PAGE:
First, let me say that, for whatever reason, I am having an incredibly sick week. This will be relevant to the rest of my post in a bit.
Two days ago, a gnarly flare led to my being unable to stay awake for more than a couple of hours at a time and my husband and daughter began conspiring – in the best kind of way, out of concern for my rapidly declining health – to get me to the ER.
So, late last night, Sara and I set out for the emergency room, where I got my usual: lots of labs, fluids, IV steroids, and anti-inflammatories.
Of course, my inflammation markers are all kinds of up. That wasn’t surprising.
We got home early yesterday morning and have rested all day but I am still running a gnarly fever with some nasty body pain. The pain is improved a bit but far from gone.
Soooo. . . I am taking increased doses of oral steroids – trying to avoid a second round of IV steroids – but, if things aren’t better in the morning, sometimes the RA wins. . .
hrrrmmmm. . .
Something else that is heavy on my mind – and many other women’s it seems – is the sudden death of Kate Spade.
Like a lot of women my age, I first saw her Sam handbag when I was 19 and the woman that I was nannying for had it. I had never heard of her but I fell in love with it and had to have one. Needless to say, it took awhile for me to save up, but, oh my word, when I did get it. I loved that bag so freaking much.
And now? These days I’m a consignment shopper and thrifter – and generally not a brand person – but I still love Kate. I have a bag I carry regularly but she travels with me every day in this form:
I have every intention of carrying it until it actually falls apart – kind of like I did my first Sam bag.
I don’t even bank with the Regions in my town, but when I have gone in for business stuff, the sweet lady who is the head teller noticed it was Regions green and I told her our Mom retired from Regions. Because of that, she remembers me and my lil’ wallet, even though I’m not a customer. Just a funny, sweet thing.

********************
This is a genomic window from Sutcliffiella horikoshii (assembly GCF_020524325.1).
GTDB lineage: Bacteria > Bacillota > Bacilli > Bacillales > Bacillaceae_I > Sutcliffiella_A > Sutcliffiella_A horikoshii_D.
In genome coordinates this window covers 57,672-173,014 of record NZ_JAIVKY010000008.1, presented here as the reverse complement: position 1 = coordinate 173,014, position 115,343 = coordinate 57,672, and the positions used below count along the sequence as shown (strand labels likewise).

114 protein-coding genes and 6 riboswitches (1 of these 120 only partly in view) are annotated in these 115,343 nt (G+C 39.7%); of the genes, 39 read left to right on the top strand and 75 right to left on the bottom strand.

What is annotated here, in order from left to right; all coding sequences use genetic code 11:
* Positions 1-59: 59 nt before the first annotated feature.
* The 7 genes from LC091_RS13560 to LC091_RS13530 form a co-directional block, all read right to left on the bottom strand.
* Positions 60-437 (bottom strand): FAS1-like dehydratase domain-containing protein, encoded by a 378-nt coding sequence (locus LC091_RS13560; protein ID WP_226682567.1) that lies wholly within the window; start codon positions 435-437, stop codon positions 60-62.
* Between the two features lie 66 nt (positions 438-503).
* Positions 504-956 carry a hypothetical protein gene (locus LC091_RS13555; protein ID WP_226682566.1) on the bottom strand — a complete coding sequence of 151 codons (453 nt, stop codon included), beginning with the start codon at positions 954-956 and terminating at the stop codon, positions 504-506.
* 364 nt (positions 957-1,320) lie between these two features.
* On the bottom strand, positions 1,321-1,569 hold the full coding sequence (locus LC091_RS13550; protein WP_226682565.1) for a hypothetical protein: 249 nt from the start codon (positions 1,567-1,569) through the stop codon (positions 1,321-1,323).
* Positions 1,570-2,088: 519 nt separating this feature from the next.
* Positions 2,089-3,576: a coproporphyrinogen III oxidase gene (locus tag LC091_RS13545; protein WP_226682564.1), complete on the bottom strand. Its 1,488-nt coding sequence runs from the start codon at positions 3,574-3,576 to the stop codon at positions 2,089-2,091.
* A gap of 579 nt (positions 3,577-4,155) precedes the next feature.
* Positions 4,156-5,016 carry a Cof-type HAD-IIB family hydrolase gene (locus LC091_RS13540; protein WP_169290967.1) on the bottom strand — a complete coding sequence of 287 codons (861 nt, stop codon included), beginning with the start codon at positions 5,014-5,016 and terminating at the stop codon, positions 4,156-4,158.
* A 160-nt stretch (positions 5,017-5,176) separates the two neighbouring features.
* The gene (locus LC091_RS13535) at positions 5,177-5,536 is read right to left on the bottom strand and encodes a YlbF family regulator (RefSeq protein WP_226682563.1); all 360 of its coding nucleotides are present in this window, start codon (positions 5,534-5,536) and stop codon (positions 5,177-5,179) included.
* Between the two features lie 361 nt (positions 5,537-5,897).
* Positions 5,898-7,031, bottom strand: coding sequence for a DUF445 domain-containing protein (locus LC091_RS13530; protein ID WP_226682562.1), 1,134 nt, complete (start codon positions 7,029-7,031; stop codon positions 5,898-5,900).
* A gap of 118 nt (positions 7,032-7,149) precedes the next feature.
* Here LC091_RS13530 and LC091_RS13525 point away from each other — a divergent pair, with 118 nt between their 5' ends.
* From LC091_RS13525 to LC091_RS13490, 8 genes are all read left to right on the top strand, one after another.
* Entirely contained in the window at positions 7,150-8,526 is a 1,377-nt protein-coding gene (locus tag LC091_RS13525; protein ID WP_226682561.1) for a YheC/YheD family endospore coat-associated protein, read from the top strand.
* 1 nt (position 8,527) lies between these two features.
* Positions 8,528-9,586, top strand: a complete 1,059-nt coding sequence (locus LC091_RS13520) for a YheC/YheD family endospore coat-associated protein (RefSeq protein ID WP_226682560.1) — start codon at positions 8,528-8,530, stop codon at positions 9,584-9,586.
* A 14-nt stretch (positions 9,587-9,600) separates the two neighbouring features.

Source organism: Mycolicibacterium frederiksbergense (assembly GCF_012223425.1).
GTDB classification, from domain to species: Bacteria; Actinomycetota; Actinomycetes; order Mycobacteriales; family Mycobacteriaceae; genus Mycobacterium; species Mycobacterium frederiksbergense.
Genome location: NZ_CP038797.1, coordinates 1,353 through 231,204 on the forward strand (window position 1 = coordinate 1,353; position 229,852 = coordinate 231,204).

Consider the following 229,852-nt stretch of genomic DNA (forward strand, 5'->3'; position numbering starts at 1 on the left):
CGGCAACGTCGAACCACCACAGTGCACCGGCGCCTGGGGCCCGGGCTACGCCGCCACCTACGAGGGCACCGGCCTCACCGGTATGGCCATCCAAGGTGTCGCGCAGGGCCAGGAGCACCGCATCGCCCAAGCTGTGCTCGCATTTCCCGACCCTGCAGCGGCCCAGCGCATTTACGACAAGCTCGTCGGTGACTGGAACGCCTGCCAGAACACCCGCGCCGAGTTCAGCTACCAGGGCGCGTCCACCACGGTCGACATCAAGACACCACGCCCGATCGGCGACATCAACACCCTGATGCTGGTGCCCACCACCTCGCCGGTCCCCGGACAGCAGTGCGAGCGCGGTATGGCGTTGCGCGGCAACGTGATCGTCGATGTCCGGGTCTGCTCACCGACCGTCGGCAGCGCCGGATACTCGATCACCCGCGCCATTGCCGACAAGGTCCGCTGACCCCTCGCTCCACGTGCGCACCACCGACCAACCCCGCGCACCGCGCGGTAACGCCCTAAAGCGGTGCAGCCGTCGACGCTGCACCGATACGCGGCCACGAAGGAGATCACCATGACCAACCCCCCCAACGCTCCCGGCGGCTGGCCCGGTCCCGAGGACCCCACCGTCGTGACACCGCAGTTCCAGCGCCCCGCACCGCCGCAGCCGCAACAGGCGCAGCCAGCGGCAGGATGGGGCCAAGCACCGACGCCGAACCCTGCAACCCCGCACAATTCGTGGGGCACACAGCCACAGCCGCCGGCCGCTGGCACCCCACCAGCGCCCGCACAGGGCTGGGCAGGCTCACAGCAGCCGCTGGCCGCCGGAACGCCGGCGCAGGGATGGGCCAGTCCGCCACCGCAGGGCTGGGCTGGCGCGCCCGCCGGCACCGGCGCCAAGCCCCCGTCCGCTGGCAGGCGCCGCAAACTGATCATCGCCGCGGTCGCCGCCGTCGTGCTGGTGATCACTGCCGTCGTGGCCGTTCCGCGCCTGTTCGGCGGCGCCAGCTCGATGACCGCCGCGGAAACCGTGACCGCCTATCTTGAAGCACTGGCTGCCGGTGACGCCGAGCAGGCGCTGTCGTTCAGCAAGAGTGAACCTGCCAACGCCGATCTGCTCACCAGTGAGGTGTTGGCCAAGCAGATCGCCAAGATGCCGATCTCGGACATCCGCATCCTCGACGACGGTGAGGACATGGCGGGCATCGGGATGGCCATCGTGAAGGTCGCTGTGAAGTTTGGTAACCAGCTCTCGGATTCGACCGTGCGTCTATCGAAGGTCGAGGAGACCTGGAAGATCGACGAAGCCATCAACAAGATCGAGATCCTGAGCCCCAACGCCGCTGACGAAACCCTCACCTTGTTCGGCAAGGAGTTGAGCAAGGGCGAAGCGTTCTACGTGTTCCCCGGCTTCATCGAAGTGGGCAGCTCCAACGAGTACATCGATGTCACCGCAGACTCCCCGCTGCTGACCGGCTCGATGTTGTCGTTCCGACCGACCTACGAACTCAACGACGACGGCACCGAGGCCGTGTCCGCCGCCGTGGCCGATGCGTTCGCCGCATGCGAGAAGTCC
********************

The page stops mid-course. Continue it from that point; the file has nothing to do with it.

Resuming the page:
So I was totally shocked when I woke up Tuesday morning to the notification that Kate had passed away and then just heartbroken when all the details began pouring in.
Tonight, as I sat down to write, I looked through some articles and think this one bears passing on (just because I love it):
Because she died due to depression and anxiety, there are a few things I want to share:
I noticed that many people who knew her wrote that she “seemed happy” and almost implied that they supposed that wasn’t true and both her husband and father spoke with her the night before she died and said she was upbeat. She may well have been. Her happiness didn’t have to have been an act.
Two common risk factors for suicide are chronic physical illness and mental illness. As someone who lives with both, in the form of RA and anxiety, I can honestly say that, even during flares, pain and anxiety are often much easier to cope with during normal waking hours than in the middle of the night so I can see how she could have been fine that evening and then very not okay later.
During the day, there are distractions and there is activity and people are around.
At night, when it’s quieter, it’s easier to get into the bad places – anxiety tends to come on and pain actually tends to be worse – so you are really in danger if you are already struggling in some way.
I am so blessed to have my husband and daughter I can wake up if I really need to – if the pains are paining too much or the anxiety has me on the ceiling – and this little dude who always burns the midnight oil with me on wakeful nights:
However, everyone doesn’t have that support system – and everyone who struggles NEEDS one – so the best advice I can give is for us to all do our best to be that friend and that family member who is available – to be woken up or inconvenienced or to go and sit with someone who is having a really bad night.
And, also, let’s all love on our people and be very aware of when they are struggling.
Sometimes life is just plain hard, and everybody – no matter who they are – needs help at some point.
Be well, everybody. Look after your people.
Grace and blessings.